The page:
The 65-21 win over the Lancers allowed the Rams to clinch its second-straight NEFC Bogan Division crown, as well as secure a spot in the conference’s championship round one week later against Salve Regina.

“We’re certainly going to be tested,” Kelley said when previewing his team’s contest against the Seahawks at the New England Football Writers’ Gridiron Club of Greater Boston luncheon, which was held at Harvard University.

Salve Regina entered the contest with an identical 9-1 record. The Seahawks averaged nearly 400 yards of offense while the defense limited opponents to roughly two touchdowns per game.

But despite scoring the first points of the 2012 NEFC title game, Salve Regina struggled to contain both Melikke Van Alstyne and Matthew Silva, who combined for three rushing touchdowns. 

James Muirhead led the Rams defense with eight total tackles, including three stops for a loss of 17 yards and one forced fumble.

Salve Regina, which trailed Framingham State by four points (14-10) at the break, attempted to mount a late comeback during the final minutes of the fourth quarter but saw its rally dashed when the Rams recovered its onside kick.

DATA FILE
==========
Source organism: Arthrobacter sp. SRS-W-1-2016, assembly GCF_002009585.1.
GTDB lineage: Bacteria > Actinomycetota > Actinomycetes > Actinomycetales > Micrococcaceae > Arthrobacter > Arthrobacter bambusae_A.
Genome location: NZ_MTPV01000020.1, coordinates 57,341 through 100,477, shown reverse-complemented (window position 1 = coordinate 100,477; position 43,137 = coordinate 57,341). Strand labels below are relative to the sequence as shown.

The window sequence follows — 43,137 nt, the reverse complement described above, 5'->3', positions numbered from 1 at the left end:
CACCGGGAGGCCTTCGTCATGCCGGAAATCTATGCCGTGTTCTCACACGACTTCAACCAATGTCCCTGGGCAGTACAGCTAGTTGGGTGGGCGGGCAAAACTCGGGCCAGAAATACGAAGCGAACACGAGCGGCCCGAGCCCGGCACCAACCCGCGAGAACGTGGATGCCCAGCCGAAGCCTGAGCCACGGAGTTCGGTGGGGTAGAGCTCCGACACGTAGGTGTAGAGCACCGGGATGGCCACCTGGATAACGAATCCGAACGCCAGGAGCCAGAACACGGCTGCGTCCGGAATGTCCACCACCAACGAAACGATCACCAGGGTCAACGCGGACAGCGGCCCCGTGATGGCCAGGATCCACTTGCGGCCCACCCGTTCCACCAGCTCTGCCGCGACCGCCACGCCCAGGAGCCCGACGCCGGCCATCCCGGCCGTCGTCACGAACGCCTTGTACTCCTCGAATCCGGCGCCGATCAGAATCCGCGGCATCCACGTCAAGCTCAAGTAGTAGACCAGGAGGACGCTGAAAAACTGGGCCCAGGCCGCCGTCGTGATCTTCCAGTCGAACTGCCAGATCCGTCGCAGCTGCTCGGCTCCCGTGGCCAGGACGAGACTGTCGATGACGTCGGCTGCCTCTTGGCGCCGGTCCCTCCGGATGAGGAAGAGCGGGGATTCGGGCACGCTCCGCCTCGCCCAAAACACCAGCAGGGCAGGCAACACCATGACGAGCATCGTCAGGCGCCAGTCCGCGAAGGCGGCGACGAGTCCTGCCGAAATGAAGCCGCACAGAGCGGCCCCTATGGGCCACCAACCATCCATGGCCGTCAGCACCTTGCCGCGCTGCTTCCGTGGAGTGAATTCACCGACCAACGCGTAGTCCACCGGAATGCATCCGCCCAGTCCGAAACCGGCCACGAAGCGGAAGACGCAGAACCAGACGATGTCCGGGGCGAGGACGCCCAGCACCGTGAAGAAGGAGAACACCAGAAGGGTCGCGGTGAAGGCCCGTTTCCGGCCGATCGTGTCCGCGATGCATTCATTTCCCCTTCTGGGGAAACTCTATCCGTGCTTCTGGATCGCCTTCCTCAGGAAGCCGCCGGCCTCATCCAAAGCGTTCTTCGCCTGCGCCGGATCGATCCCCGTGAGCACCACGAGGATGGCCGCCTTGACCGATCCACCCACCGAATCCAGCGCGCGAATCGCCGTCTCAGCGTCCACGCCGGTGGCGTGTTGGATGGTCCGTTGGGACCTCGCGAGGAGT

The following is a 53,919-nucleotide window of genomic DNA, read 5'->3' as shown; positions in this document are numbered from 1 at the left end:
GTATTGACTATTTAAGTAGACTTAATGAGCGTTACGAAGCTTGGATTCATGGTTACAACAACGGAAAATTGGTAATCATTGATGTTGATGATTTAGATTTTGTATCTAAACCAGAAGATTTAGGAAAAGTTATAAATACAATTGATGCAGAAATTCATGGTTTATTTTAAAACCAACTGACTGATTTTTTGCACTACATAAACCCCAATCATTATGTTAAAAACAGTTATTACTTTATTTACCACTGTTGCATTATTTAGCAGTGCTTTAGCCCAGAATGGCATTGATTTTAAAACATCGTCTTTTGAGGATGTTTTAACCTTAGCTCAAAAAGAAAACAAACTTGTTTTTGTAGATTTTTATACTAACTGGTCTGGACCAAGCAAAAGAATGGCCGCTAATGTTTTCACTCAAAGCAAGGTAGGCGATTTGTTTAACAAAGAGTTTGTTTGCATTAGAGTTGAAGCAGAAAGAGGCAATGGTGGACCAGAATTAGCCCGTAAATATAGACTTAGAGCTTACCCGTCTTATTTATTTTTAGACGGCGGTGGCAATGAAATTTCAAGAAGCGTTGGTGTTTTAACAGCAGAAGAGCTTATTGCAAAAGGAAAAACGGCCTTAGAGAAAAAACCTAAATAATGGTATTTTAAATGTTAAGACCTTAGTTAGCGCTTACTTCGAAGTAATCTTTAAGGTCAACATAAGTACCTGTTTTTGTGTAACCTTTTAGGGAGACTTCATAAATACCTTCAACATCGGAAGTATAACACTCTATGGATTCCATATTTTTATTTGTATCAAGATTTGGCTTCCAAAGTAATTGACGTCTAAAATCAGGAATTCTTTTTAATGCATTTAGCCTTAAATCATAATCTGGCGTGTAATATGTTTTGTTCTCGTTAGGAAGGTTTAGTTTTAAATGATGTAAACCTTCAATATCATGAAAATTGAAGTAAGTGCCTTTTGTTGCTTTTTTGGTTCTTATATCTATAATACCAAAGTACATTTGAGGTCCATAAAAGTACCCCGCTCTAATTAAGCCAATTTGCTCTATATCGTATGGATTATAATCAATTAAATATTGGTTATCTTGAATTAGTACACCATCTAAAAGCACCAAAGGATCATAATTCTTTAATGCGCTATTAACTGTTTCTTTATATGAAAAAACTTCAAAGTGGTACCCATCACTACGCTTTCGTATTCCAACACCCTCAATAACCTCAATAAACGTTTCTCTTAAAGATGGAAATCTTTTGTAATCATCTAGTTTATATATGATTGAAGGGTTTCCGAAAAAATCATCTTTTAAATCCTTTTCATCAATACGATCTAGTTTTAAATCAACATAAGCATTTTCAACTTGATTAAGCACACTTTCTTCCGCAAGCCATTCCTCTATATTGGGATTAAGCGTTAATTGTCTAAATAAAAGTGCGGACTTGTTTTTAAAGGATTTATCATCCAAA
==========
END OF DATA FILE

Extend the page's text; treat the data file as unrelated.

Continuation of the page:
Moments after the final kickoff of the game was recorded, the Rams celebrated a hard-fought championship, which Muirhead considered “so surreal.”

“All the hard work paid off,” said Muirhead, who was named the Bull Mottola Championship Game Most Valuable Player Award following the final whistle.

“I don’t really have any words to explain it,” he would add.

The 28-16 win over the Seahawks was a culmination of the Rams’ commitment of hard work and determination that was fueled by an overtime setback one year earlier in the same contest to Western New England. And while the victory over the Seahawks did not spark a deep postseason run, it was certainly the beginning of many more conference titles and postseason appearances for a squad that has maintained its success over the past few years.

Watching – and yes, covering – this team truly made me fall in love more with small college football. The 2012 season truly marked the beginning of my tenure of producing content on various New England D-III athletic teams and programs, and I am thankful for the time both Tom Kelley and the players provided me throughout this exciting and historic campaign.

Catching Up With Mass. Maritime Academy’s Kyle Johnston

KyleWebSOCIAL
Massachusetts Maritime Academy senior Kyle Johnston was recently named the MASCAC Men’s Scholar-Athlete of the Year. (PHOTO COURTESY: Mass. Maritime Academy Athletics)